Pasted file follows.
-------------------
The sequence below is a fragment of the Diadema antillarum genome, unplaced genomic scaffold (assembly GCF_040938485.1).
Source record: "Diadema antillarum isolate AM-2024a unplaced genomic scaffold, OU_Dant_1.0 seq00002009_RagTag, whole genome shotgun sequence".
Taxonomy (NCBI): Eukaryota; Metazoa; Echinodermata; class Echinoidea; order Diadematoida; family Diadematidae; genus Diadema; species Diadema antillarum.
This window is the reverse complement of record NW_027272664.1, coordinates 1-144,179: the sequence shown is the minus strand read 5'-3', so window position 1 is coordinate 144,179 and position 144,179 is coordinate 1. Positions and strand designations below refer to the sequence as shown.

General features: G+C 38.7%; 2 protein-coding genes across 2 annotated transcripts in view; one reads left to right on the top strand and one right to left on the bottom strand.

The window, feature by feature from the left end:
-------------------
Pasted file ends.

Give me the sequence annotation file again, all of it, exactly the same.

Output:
The sequence below is a fragment of the Diadema antillarum genome, unplaced genomic scaffold (assembly GCF_040938485.1).
Source record: "Diadema antillarum isolate AM-2024a unplaced genomic scaffold, OU_Dant_1.0 seq00002009_RagTag, whole genome shotgun sequence".
Taxonomy (NCBI): Eukaryota; Metazoa; Echinodermata; class Echinoidea; order Diadematoida; family Diadematidae; genus Diadema; species Diadema antillarum.
This window is the reverse complement of record NW_027272664.1, coordinates 1-144,179: the sequence shown is the minus strand read 5'-3', so window position 1 is coordinate 144,179 and position 144,179 is coordinate 1. Positions and strand designations below refer to the sequence as shown.

General features: G+C 38.7%; 2 protein-coding genes across 2 annotated transcripts in view; one reads left to right on the top strand and one right to left on the bottom strand.

The window, feature by feature from the left end: